“I beseech you therefore, brethren, by the mercies of God, that ye present your bodies a living sacrifice, holy, acceptable unto God, which is your reasonable service.” (Rom. 12:1)
From The Second Half of the Cross
Several important lessons can be drawn from the life of Abraham. First, the plan for Abraham’s life shows in hindsight that God knew what He was doing. We know from history that if Abraham had independently decided to help God out by putting down permanent roots in Canaan for the large family he and Sarah expected, that after a few generations his descendants might have been overrun and carried off by several large foreign armies that passed through this region during the next 430 years. If that had been the case, the children of Abraham would never have been able to grow into the sizable nation that existed in Egypt at the time of Moses.
The scripture says that Abraham dwelt in tents. Abraham did not start digging foundations for a permanent village or small city upon reaching Canaan (Hebrews 11:9-10). It was actually Abraham’s grandson Jacob who had the large family of twelve sons and a daughter, yet this occurred just before the widespread famine that caused the family of Jacob to seek refuge in Egypt. Through these narrowly defined chain of events God’s promise to Abraham that his descendants would be in number as the stars of the night sky, did indeed come true (Hebrews 11:12).
Second, it is said of Abraham that “he believed God, and this was accounted to him for righteousness.” In the story of Abraham’s life, there is no mention of any set of rules, or system of regulations, or a philosophy of life that God gives to Abraham to achieve this righteousness through a program of works or self-effort. There are only two major elements in this account—God’s promise and Abraham’s faith. The fulfillment of God’s plan through Abraham’s trust and faith in God, even with some major human missteps along the way, is accounted as righteousness. The Ten Commandments, the covenant laws, the temple services, and the observance of festival days, which come along 430 years later at the time of Moses, are not involved. Faith in God alone is the key to Abraham’s story.
Third, the unique and imaginative life of Abraham can only happen within the context of a relationship with the true living God. The story of the life of Abraham is a two-man play, and the character billed as “God” must show up. In fact, God is both the playwright and the actor opposite Abraham. Only the Creator God can compose this story and bring it to completion. The story of Abraham is a God-composed life-script. Any other naturalistic or humanistic explanation for the totally unconventional life events of Abraham falls flat.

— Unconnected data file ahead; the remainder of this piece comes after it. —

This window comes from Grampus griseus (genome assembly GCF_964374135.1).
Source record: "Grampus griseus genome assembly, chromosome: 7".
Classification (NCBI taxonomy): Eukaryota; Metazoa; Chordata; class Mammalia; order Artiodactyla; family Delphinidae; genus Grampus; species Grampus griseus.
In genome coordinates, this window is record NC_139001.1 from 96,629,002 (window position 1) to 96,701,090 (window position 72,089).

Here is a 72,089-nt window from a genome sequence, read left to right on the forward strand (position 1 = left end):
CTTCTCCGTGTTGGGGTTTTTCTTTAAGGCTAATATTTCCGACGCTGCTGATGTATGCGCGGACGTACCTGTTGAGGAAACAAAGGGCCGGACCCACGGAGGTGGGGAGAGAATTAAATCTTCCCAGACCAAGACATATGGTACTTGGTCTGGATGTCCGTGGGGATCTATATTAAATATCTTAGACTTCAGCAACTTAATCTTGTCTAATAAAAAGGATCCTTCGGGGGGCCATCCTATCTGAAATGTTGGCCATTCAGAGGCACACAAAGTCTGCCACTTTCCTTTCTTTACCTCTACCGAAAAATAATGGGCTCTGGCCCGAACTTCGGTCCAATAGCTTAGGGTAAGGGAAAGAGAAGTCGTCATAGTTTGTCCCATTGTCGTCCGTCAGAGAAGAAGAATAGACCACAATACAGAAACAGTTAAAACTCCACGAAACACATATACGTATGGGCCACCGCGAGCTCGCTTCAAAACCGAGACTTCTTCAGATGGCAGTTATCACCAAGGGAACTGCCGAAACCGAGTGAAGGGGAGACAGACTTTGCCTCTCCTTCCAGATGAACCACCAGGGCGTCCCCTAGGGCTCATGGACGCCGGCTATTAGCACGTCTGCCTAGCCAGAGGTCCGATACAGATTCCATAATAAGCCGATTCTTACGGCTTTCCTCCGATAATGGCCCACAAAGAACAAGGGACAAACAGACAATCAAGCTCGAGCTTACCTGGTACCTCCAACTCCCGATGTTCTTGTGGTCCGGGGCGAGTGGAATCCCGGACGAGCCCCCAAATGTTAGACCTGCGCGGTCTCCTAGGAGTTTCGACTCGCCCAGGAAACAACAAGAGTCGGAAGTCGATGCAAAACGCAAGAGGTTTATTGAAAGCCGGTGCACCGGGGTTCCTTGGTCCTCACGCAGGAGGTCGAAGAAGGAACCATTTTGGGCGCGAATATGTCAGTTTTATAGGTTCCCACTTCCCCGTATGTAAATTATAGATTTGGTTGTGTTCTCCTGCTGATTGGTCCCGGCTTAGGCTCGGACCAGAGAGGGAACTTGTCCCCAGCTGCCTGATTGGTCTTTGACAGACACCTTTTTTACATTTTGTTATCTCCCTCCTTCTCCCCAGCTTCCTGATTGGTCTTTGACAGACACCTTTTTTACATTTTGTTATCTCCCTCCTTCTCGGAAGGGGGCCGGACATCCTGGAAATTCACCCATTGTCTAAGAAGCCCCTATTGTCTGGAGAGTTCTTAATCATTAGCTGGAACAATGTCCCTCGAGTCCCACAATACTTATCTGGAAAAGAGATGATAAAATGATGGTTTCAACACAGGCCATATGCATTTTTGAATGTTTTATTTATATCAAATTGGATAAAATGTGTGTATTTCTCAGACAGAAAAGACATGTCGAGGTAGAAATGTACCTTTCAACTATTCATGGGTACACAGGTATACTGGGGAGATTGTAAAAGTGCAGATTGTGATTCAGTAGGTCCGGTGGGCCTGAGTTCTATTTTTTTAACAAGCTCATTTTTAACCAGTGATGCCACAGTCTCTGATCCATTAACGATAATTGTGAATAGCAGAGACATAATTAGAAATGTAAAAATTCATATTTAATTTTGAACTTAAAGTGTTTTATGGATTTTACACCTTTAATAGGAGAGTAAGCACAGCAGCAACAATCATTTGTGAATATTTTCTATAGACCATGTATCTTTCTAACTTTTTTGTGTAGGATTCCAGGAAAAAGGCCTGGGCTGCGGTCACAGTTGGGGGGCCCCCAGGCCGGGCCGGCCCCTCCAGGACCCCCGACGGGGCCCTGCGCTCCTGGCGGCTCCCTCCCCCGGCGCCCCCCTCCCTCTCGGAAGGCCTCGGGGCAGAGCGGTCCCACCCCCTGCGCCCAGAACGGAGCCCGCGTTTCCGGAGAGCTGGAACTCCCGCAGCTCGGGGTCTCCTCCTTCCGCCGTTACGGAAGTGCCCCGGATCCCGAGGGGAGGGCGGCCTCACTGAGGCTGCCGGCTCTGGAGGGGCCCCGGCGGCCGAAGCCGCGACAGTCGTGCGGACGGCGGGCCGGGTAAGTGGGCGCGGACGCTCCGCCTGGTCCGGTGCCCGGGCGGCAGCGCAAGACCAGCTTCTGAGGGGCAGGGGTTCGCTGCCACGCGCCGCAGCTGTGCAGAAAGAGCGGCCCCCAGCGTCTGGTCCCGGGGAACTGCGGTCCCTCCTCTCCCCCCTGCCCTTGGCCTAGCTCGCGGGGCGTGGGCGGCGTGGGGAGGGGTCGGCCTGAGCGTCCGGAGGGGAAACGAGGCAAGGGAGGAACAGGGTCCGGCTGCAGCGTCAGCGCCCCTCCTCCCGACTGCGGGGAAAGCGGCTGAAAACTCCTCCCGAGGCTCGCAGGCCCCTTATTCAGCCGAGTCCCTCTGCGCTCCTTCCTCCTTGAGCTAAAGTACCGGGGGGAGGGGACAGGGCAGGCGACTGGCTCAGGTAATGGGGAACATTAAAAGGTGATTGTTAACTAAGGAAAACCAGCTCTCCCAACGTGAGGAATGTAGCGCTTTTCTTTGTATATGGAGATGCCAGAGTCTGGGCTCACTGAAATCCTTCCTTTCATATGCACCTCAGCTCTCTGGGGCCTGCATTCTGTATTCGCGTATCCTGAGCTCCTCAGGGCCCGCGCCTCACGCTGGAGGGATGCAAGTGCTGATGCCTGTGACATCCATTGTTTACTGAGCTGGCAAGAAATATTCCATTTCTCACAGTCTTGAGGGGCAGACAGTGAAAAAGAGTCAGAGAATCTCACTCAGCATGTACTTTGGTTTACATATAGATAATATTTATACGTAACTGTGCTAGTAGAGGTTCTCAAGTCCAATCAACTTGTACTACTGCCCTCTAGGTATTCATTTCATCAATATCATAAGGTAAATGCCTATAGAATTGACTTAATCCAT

A journey of faith according to a God-composed life-script written exclusively for each one of us excludes merit on our part. By its very nature a journey of faith sets us on a path not of our own composition, and through faith in God’s intelligence and character leads us to circumstances and places we could not imagine on our own.
This is the uniquely innovative element of the Bible that validates and authenticates this God as the true God…a distinct and separate Person composing brilliantly devised life-script callings for people that are at the pinnacle of creative imagination, artistic beauty, and purposeful meaning at the height of intellect and moral character. A journey of faith following a spiritual Coach who is our divine Creator, writing and managing life-plans that match our innate capacities and personalities perfectly, is beyond human contrivance.
It is the second half of the cross that opens up the possibility for God to perform these living masterpieces of creativity. When Abraham journeys towards Canaan, the canvas of his life is now clear and open for God to paint a beautiful portrait of a life of faith. When Abraham sets out toward Mount Moriah to sacrifice Isaac (Genesis 22:3), the nearly completed portrait reveals a man whose faith and trust in God has been matured through years of character-building experience. This final God-initiated test of faith demonstrates Abraham’s total trust in God. Unconditional trust is the hallmark of a rock-solid friendship.
This test of Abraham on Mount Moriah not only defines the trust-based relationship between a man and God, at the start of redemptive history, but also previews the actual sacrifice of God’s Son Jesus Christ on the cross two thousand years later. This wonderful story of Abraham in the Bible demonstrates the creative imagination of God in the life of someone who surrendered all in faith, according to the principles of the second half of the cross.